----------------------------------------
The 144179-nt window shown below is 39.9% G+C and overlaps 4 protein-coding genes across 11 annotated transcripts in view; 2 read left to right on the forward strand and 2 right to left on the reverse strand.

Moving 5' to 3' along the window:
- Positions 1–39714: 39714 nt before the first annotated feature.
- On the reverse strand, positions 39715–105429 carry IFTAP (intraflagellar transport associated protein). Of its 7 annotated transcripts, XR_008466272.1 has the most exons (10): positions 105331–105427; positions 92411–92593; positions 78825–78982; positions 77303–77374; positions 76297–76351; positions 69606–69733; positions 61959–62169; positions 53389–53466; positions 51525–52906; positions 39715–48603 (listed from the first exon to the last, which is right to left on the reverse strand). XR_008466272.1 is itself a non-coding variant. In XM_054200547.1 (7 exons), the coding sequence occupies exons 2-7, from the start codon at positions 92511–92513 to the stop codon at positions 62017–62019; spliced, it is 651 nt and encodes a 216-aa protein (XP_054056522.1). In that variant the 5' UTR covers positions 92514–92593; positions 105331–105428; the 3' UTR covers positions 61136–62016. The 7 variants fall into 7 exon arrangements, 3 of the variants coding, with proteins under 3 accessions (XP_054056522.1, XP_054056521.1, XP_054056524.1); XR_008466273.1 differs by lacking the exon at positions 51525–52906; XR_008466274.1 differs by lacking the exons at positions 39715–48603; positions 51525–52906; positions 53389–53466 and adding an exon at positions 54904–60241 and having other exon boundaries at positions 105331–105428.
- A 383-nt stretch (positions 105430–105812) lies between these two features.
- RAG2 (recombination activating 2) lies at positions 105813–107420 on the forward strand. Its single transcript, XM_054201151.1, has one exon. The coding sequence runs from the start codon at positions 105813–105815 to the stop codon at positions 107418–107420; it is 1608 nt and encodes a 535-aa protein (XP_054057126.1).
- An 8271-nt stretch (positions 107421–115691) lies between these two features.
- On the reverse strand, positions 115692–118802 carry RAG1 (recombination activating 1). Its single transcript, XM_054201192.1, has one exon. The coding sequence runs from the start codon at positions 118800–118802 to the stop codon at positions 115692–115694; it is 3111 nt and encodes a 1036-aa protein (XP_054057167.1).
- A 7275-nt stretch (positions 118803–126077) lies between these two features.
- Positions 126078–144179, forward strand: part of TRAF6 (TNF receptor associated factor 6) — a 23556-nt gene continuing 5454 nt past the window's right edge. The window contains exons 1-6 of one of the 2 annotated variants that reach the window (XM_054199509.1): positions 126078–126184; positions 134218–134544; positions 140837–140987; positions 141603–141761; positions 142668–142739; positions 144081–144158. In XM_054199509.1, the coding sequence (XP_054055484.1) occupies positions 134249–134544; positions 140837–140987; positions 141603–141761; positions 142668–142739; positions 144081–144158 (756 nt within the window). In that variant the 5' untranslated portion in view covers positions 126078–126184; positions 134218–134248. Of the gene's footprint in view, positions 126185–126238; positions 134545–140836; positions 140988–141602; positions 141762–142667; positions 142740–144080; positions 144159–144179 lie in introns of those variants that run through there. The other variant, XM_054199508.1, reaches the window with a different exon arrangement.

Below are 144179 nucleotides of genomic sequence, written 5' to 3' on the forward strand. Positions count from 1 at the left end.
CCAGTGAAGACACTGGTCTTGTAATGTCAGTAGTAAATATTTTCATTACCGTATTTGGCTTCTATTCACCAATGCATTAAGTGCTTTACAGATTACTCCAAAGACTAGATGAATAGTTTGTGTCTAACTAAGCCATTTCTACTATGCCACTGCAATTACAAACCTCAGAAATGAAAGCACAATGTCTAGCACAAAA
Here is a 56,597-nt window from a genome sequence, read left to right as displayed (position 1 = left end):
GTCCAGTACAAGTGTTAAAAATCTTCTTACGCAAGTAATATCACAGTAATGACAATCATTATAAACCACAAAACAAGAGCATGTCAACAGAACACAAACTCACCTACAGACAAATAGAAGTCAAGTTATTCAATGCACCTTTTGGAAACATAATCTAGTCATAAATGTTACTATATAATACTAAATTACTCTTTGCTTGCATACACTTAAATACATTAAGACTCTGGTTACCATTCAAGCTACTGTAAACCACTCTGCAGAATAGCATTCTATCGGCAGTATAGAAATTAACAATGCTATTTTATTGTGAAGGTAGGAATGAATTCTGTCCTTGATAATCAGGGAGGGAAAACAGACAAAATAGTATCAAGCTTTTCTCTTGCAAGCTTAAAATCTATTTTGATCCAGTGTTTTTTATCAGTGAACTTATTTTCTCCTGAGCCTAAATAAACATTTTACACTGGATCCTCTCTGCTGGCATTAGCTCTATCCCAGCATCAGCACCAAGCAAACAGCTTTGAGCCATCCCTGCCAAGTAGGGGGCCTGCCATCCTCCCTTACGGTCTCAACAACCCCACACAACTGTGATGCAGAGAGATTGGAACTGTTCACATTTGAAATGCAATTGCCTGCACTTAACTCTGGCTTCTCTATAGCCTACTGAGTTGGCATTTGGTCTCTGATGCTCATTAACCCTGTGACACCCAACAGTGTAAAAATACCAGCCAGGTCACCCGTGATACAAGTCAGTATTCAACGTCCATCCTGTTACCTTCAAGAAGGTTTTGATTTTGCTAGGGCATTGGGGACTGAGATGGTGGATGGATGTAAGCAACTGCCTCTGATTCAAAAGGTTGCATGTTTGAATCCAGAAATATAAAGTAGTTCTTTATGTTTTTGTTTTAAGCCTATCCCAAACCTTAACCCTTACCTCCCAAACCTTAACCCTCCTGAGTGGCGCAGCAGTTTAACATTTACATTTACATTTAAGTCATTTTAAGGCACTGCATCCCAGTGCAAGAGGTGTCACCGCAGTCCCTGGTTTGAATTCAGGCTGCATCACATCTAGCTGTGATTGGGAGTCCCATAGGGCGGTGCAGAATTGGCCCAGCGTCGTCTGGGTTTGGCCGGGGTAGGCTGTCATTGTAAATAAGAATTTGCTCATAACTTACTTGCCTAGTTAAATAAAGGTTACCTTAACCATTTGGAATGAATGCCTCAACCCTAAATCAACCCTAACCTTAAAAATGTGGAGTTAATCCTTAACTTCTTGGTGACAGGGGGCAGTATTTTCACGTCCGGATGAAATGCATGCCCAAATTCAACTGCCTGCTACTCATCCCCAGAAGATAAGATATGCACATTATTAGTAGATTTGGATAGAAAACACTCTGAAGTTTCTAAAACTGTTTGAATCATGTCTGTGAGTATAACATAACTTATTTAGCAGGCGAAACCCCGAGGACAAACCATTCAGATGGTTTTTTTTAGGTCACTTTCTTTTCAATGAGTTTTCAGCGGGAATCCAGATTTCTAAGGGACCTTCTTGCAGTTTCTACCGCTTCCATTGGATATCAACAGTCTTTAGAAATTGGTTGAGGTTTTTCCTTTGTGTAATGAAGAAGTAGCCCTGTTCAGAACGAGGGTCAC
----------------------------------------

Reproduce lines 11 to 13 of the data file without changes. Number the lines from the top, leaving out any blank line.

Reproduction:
Below are 144179 nucleotides of genomic sequence, written 5' to 3' on the forward strand. Positions count from 1 at the left end.
CCAGTGAAGACACTGGTCTTGTAATGTCAGTAGTAAATATTTTCATTACCGTATTTGGCTTCTATTCACCAATGCATTAAGTGCTTTACAGATTACTCCAAAGACTAGATGAATAGTTTGTGTCTAACTAAGCCATTTCTACTATGCCACTGCAATTACAAACCTCAGAAATGAAAGCACAATGTCTAGCACAAAA
Here is a 56,597-nt window from a genome sequence, read left to right as displayed (position 1 = left end):